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Schizophrenia as an Anomaly of Development of Cerebral Asymmetry:  A Postmortem Study and a Proposal Concerning the Genetic Basis of the Disease

Timothy J. Crow, PhD, FRCP, FRCPsych; Joanna Ball, MD, MRCP; Steven R. Bloom, MD, FRCP; Rosemary Brown; Clive J. Bruton, MD; Nigel Colter; Christopher D. Frith, PhD; Eve C. Johnstone, MD, FRCP, FRCPsych; David G. C. Owens, MD, FRCP, FRCPych; Gareth W. Roberts, PhD
Arch Gen Psychiatry. 1989;46(12):1145-1150. doi:10.1001/archpsyc.1989.01810120087013.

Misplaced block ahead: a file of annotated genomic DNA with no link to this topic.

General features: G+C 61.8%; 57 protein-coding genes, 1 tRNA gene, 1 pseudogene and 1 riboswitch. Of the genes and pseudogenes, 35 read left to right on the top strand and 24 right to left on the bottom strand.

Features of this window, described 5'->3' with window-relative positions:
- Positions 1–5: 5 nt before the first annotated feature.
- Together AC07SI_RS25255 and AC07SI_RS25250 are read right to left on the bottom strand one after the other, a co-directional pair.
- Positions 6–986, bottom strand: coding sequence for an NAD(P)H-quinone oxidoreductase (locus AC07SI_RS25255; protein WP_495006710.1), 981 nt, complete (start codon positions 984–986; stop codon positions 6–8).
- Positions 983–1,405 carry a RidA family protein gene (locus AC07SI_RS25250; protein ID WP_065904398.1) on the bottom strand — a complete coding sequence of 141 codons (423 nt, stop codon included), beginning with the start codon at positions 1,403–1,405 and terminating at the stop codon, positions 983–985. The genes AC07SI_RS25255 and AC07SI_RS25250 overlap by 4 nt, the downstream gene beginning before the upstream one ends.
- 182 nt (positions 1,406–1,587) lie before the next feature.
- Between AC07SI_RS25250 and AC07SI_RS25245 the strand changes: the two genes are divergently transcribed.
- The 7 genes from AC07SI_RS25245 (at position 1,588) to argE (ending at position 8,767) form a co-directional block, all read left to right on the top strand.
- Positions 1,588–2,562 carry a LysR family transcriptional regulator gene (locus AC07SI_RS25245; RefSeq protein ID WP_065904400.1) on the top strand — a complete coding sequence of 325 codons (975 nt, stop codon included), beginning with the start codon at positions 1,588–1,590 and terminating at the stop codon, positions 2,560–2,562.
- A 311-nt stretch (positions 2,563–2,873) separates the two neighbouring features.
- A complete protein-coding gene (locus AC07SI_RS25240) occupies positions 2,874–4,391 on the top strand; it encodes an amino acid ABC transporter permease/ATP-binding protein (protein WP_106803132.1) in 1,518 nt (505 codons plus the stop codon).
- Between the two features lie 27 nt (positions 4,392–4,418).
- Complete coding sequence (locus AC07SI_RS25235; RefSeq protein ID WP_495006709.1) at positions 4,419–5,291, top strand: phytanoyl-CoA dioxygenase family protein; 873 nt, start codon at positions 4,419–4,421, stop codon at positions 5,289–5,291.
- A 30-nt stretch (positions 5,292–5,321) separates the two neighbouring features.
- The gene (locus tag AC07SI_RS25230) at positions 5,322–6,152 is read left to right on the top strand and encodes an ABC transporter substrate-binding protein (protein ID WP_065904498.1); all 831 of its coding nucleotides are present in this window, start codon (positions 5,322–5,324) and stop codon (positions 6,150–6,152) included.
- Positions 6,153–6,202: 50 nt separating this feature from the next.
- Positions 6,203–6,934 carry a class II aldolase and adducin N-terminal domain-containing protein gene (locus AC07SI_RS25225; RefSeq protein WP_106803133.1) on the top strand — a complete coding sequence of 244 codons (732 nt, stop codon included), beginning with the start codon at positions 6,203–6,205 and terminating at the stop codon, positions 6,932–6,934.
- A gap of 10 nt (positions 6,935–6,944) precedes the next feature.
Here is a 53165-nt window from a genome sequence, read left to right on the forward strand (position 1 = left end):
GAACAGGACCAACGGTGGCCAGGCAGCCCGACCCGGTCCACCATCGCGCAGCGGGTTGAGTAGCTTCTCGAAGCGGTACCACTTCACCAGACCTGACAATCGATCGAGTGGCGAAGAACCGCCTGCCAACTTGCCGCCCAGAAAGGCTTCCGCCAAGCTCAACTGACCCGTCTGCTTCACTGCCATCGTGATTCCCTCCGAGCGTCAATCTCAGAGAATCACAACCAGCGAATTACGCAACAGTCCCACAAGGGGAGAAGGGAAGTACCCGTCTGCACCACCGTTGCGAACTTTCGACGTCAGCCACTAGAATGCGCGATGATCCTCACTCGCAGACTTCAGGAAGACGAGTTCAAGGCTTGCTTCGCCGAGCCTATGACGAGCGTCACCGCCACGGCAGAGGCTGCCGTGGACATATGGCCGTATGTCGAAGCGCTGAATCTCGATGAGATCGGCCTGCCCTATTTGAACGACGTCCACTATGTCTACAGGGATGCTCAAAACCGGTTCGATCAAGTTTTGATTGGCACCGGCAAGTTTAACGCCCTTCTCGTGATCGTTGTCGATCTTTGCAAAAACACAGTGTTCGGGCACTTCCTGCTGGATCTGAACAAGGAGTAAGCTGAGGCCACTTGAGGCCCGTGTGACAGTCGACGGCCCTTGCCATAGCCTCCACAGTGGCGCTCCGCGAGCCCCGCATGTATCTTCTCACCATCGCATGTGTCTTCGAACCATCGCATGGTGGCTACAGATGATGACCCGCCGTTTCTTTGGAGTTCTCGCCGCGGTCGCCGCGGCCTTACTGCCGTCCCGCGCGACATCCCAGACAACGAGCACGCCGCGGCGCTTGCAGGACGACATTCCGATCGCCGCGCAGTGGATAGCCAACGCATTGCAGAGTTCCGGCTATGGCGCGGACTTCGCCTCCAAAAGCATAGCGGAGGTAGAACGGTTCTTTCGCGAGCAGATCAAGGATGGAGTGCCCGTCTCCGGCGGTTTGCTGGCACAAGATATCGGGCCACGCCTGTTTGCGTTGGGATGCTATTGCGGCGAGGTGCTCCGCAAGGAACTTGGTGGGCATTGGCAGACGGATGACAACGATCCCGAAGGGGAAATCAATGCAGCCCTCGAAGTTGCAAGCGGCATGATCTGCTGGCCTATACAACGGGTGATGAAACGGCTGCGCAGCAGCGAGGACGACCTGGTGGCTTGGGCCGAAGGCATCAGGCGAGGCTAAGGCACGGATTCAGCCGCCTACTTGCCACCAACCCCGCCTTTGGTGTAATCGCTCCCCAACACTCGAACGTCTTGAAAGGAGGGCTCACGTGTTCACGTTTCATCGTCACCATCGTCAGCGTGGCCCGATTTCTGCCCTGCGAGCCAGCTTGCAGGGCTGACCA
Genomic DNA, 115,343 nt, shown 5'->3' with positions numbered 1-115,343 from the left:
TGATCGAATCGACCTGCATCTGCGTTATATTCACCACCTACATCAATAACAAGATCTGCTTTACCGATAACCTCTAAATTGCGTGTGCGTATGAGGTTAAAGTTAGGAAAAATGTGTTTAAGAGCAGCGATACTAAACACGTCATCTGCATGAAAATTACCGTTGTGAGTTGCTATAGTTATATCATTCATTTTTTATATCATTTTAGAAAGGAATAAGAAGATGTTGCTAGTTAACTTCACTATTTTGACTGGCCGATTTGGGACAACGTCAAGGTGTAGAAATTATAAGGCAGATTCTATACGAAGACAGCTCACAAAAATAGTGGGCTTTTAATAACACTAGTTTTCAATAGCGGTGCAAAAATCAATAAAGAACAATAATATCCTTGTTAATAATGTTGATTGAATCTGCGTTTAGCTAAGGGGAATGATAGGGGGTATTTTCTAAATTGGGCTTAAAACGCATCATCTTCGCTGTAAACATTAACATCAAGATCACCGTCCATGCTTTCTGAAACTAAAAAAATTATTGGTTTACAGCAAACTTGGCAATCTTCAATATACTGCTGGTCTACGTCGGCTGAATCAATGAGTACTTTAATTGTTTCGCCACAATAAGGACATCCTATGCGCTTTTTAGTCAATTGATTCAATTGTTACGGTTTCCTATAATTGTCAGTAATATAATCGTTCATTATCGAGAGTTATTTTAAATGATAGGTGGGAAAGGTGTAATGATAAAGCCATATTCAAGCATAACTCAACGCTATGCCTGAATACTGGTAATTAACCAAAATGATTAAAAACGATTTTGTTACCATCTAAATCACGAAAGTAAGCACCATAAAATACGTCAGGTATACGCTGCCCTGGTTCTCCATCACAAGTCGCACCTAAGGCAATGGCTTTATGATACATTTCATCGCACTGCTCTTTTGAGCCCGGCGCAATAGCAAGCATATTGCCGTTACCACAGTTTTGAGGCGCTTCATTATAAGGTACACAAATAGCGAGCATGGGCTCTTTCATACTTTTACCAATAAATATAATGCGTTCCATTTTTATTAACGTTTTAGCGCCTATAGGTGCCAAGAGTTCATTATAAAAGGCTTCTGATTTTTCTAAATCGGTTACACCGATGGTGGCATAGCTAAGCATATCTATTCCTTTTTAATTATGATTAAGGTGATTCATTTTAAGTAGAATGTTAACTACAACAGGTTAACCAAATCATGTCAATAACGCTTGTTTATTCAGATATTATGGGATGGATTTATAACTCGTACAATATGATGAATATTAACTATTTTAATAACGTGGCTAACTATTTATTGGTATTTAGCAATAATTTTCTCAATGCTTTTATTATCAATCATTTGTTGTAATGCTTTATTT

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• Schizophrenia is associated with structural changes (eg, a mild degree of ventricular enlargement) in the brain, although whether these precede onset of illness or progress with episodes is not established. In a postmortem study, we find that ventricular enlargement affects the posterior and particularly the temporal horn of the lateral cerebral ventricle. By comparison with controls and with patients suffering from Alzheimer-type dementia (in which there is also temporal horn enlargement), the change is highly significantly selective to the left hemisphere. This deviation was not accompanied by an increase in glial cell number (examined chemically by assay of diazepam-binding inhibitor immunoreactivity and microscopically by density of staining with the Holzer' technique). The findings are consistent with the view that schizophrenia is a disorder of the genetic mechanisms that control the development of cerebral asymmetry.

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